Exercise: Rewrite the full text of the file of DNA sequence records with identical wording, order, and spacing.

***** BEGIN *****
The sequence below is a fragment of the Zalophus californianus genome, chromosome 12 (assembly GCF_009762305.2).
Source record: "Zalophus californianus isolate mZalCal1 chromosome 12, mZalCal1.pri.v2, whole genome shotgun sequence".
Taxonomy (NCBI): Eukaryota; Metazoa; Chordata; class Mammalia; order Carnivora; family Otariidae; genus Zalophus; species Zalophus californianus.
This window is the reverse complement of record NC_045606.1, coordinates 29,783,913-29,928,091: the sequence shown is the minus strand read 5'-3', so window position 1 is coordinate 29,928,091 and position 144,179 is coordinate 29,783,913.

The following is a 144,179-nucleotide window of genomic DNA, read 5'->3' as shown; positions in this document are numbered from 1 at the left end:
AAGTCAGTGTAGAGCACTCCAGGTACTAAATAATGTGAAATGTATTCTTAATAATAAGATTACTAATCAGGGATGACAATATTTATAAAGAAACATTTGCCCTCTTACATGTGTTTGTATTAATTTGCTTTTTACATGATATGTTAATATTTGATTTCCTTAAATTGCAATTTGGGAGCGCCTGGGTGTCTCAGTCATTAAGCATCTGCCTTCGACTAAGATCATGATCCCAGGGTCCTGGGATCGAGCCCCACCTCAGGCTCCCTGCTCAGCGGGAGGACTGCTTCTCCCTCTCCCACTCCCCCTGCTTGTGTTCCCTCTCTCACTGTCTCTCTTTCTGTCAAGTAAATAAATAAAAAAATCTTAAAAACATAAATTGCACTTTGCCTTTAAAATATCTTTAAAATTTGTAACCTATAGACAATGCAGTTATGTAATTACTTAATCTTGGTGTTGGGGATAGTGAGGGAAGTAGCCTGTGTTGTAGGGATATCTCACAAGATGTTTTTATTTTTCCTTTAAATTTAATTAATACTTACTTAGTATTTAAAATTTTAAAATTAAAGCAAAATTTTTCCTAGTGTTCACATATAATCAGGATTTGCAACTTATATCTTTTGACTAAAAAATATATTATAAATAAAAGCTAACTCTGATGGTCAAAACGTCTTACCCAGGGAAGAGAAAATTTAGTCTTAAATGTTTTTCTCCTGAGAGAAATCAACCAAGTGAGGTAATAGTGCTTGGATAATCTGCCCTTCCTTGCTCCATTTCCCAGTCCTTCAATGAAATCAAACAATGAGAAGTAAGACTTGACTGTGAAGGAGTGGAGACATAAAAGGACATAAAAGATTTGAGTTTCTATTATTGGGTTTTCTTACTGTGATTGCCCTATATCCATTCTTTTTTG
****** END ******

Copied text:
The sequence below is a fragment of the Zalophus californianus genome, chromosome 12 (assembly GCF_009762305.2).
Source record: "Zalophus californianus isolate mZalCal1 chromosome 12, mZalCal1.pri.v2, whole genome shotgun sequence".
Taxonomy (NCBI): Eukaryota; Metazoa; Chordata; class Mammalia; order Carnivora; family Otariidae; genus Zalophus; species Zalophus californianus.
This window is the reverse complement of record NC_045606.1, coordinates 29,783,913-29,928,091: the sequence shown is the minus strand read 5'-3', so window position 1 is coordinate 29,928,091 and position 144,179 is coordinate 29,783,913.

The following is a 144,179-nucleotide window of genomic DNA, read 5'->3' as shown; positions in this document are numbered from 1 at the left end:
AAGTCAGTGTAGAGCACTCCAGGTACTAAATAATGTGAAATGTATTCTTAATAATAAGATTACTAATCAGGGATGACAATATTTATAAAGAAACATTTGCCCTCTTACATGTGTTTGTATTAATTTGCTTTTTACATGATATGTTAATATTTGATTTCCTTAAATTGCAATTTGGGAGCGCCTGGGTGTCTCAGTCATTAAGCATCTGCCTTCGACTAAGATCATGATCCCAGGGTCCTGGGATCGAGCCCCACCTCAGGCTCCCTGCTCAGCGGGAGGACTGCTTCTCCCTCTCCCACTCCCCCTGCTTGTGTTCCCTCTCTCACTGTCTCTCTTTCTGTCAAGTAAATAAATAAAAAAATCTTAAAAACATAAATTGCACTTTGCCTTTAAAATATCTTTAAAATTTGTAACCTATAGACAATGCAGTTATGTAATTACTTAATCTTGGTGTTGGGGATAGTGAGGGAAGTAGCCTGTGTTGTAGGGATATCTCACAAGATGTTTTTATTTTTCCTTTAAATTTAATTAATACTTACTTAGTATTTAAAATTTTAAAATTAAAGCAAAATTTTTCCTAGTGTTCACATATAATCAGGATTTGCAACTTATATCTTTTGACTAAAAAATATATTATAAATAAAAGCTAACTCTGATGGTCAAAACGTCTTACCCAGGGAAGAGAAAATTTAGTCTTAAATGTTTTTCTCCTGAGAGAAATCAACCAAGTGAGGTAATAGTGCTTGGATAATCTGCCCTTCCTTGCTCCATTTCCCAGTCCTTCAATGAAATCAAACAATGAGAAGTAAGACTTGACTGTGAAGGAGTGGAGACATAAAAGGACATAAAAGATTTGAGTTTCTATTATTGGGTTTTCTTACTGTGATTGCCCTATATCCATTCTTTTTTG